Category Archives: Australia

“Re-inventing the Museum”

The Street Museum app overlaps historical scenes onto real life street views. Any reader of the AAM’s Museum Magazine recognises this project as one of the Museum of London’s outreach programs designed to move the museum collection out of the “box” of the museum building and into the lives of Londoners and international visitors; and more importantly, non-going museum audiences. StreetMuseum is celebrating 500,000 downloads.

The driving force behind this brain child, Antony Robbins, is in town this week for the digital GLAM event: Galleries, Libraries, Archives and Museums. 

Tonight’s lecture was really just the kick off for tomorrow’s symposium, held at the University of Melbourne’s star attraction, the Melbourne School of Design.

Wilson’s Promitory

imageTo the east of Melbourne lies “the Prom”, one of the first National Parks in Victoria, reserved in 1898. Kangaroos, wombats, wallabies, emus and rosellas freely wander through an incredible array of habitats from coastal heathlands to fern-strewn rainforests. Melbournianites have only to travel two hours out of the CBD to visit the best of the continent’s south. Nearly half of all the birds in Victoria are found here, including the most rare. It’s Victoria’s Garden of Eden and people revere it as such. The guide book cautions: “The Gunnai and the Boonerwrung people have always held the Prom in great awe, and treated it with uncommon respect. We should tread lightly here.”

In just seven hours we covered the “first tier” of tourism at the Park, and enjoyed a 12 km hike.

Stop 1: Tidal River, Normandy Bay

Traveling through the park, you are driving on the 1942 road; first built to access the Prom’s southern beaches and train commandos in secret. You arrive to the base buildings now used as a visitor centre and continue on to the beach at Norman Bay. This beach is known as one of Victoria’s most beautiful, and a good source of shell fish and fishing grounds. In one of the last Ice Ages, the sea level was nearly 150m below today’s levels, and Wilson’s Prom and Tasmania were linked by a land bridge. Over time, wind swept sand from the exposed ocean bottom built up and formed the plateau through which Tidal River now flows. Today, some of the plants on the Prom are only also found in Tassie.


Granite rocks at Squeaky Beach

Stop 2: Squeaky Beach

Here on Squeaky Beach, 380 million year old granite formations break down and form the beach. If you get the friction just right you can hear the squeak of pure quartz crystals rubbing against each other. Tidal River and Squeaky beach actually represent a divide between white sandy (quartz) beaches to the east and yellow shelly (calcareous) beaches to the west. You can also notice a brown tinge to the water, a tannin leached from the nearby swamp paperbarks. Fish use the calm waters to lay eggs and wombats, possums, gliders and bats live like kings among the coastal scrub and messmate forests (a type of stringy bark).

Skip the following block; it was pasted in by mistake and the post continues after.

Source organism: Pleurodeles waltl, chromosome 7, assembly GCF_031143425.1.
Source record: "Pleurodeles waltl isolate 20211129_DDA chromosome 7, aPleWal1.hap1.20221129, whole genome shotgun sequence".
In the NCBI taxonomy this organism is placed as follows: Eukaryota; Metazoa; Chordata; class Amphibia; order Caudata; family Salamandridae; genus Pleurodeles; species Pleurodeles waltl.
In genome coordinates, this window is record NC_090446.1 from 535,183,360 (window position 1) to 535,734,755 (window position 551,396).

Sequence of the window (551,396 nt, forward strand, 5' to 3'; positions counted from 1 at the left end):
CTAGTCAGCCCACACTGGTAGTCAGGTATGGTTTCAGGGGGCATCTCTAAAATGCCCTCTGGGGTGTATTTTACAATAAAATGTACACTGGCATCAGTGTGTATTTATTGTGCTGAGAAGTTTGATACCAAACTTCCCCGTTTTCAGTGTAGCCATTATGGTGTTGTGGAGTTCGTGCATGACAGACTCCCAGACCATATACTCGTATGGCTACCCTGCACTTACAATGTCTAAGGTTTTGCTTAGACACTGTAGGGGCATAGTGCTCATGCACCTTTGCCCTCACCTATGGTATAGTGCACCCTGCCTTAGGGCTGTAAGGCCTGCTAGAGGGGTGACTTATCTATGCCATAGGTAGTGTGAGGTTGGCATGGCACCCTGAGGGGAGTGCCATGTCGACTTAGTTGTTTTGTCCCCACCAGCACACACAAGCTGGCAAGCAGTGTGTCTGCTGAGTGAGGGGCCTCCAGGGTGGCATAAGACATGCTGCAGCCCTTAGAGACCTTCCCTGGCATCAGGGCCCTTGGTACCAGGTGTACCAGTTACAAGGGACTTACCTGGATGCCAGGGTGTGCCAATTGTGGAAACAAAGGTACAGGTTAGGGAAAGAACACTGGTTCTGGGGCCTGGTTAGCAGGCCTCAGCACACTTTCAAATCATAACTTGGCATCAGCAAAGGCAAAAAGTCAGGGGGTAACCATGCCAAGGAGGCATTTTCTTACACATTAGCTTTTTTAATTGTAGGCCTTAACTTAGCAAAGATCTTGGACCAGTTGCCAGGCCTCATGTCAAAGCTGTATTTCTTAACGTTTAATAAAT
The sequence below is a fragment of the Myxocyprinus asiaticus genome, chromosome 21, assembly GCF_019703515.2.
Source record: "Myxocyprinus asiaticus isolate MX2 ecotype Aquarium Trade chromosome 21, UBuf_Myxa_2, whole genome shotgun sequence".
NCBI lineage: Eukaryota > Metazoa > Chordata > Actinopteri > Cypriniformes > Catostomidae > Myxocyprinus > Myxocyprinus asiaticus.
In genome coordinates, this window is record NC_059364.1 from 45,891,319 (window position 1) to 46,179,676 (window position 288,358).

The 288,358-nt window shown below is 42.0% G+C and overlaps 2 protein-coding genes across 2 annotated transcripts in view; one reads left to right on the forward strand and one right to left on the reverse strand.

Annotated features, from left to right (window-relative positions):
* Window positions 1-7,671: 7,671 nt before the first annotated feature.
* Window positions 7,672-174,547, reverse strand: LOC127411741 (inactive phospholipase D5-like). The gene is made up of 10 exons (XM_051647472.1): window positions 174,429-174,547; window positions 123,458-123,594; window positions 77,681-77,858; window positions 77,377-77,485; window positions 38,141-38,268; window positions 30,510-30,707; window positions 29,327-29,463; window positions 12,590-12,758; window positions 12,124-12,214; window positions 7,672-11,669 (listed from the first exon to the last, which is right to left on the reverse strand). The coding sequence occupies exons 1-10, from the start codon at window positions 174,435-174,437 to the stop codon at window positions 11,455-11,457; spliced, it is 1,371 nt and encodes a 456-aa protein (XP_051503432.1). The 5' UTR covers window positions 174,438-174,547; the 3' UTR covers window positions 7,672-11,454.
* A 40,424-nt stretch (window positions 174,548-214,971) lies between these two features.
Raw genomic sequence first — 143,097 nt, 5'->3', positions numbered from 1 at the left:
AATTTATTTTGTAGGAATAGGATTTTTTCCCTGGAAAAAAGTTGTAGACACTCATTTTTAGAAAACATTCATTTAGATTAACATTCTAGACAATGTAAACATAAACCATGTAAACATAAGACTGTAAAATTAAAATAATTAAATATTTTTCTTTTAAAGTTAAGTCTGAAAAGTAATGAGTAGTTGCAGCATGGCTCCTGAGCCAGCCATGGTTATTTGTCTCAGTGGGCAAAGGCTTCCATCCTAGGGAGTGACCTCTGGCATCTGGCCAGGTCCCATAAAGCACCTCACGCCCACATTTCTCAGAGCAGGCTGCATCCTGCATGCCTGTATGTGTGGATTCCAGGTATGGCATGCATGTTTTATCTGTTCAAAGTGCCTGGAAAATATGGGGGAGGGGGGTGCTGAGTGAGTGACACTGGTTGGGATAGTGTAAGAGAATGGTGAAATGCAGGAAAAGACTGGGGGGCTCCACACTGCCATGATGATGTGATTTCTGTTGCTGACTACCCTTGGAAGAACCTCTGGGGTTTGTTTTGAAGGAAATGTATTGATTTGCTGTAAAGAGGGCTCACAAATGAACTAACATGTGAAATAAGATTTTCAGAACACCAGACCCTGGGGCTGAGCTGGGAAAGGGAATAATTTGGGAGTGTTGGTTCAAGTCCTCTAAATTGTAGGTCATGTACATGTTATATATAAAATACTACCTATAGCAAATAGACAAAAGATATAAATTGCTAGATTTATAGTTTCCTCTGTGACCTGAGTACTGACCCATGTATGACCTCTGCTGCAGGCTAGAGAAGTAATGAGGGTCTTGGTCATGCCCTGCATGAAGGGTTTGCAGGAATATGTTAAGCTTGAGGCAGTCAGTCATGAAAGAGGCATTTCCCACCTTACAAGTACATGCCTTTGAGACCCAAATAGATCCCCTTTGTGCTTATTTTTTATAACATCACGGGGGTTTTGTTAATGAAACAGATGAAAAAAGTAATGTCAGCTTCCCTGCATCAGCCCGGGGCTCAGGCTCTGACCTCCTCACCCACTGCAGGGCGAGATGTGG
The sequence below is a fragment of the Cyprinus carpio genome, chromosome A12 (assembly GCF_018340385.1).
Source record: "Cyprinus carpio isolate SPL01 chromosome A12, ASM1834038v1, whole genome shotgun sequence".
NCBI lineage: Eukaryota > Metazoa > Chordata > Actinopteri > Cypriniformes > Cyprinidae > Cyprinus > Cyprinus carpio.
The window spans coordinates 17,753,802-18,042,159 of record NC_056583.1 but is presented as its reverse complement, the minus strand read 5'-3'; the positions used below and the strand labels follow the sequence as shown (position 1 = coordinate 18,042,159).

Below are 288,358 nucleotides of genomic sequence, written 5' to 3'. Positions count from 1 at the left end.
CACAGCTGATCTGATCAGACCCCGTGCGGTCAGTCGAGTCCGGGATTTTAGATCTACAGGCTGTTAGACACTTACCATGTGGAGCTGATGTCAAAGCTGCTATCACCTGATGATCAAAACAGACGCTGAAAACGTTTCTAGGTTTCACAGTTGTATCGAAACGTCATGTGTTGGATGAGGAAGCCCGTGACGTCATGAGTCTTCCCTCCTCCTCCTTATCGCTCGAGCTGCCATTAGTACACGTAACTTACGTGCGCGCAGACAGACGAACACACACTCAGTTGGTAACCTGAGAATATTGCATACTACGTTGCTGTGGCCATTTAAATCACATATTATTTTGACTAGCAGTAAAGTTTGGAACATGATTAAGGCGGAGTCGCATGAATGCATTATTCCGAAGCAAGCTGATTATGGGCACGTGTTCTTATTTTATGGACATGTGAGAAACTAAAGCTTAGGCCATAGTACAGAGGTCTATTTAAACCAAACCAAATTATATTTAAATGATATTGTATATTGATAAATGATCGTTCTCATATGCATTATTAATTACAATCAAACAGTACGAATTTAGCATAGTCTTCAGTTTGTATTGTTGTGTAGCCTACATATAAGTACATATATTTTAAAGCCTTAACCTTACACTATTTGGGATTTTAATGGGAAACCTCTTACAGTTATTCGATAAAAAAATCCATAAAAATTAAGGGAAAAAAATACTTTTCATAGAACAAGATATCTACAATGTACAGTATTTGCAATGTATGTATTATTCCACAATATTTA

Stop 3: Hike from Darby Saddle to Tongue Point

imageI will now call this “the hike with views that get better and better”. This walk starts at Darby Saddle, a previous watering hole for early 1900 visitors, meanders up to Spark’s lookout. A park ranger for many years, I imagine this was one of his favourite spots, lending an amazing view of the rocky islands and Tongue Point. One more “up” to Lookout Rocks and then you descend to a coastal heathland. Wombat lairs line the seldom used trail (for Prom standards) and looking back on the Prom gives  a rare view of the coastline. After dead-ending at a tiny rock protrusion, I continued back to the main trail, but went a little further to visit Fairy Cove. This tiny beach had a late afternoon visitor, which made the return climb back up to Darby Saddle (300m straight up) worth the trip.


It’s rare treat to see a wombat so out in the open.

Stop 4: Sunset over Bonsai Mangroves


Emu tracks in the damp mud of low tide.

An easy 2km walk bring you in close counter with wallabies in messmate forests, opening out on to Miller’s landing. Here, lies the southernmost mangroves in the world. Tracks are easy to spot in the soft sand and mud and it’s supposedly a good place for bird watching. When we arrived the beach seemed deserted, but the sunset was a pleasant end to the day.


Sunset over the southernmost mangroves in the world.


100 year plan

I got this email today:

Hey there! Neal’s cooking food and a clay pot in the fire pit and I’m remembering when you first started building it with a pick axe. Thinking of you, hope things are going great. Everyone here still asks how you’re doing-Betty says hi!

It’s important to me that I have built something people use. It was a team effort to get it finished, but it’s a great feeling to be remembered as a part of the beginning.

Sustainable use of fire pit: firing ceramic art while making dinner .

Shared Services at the University of Melbourne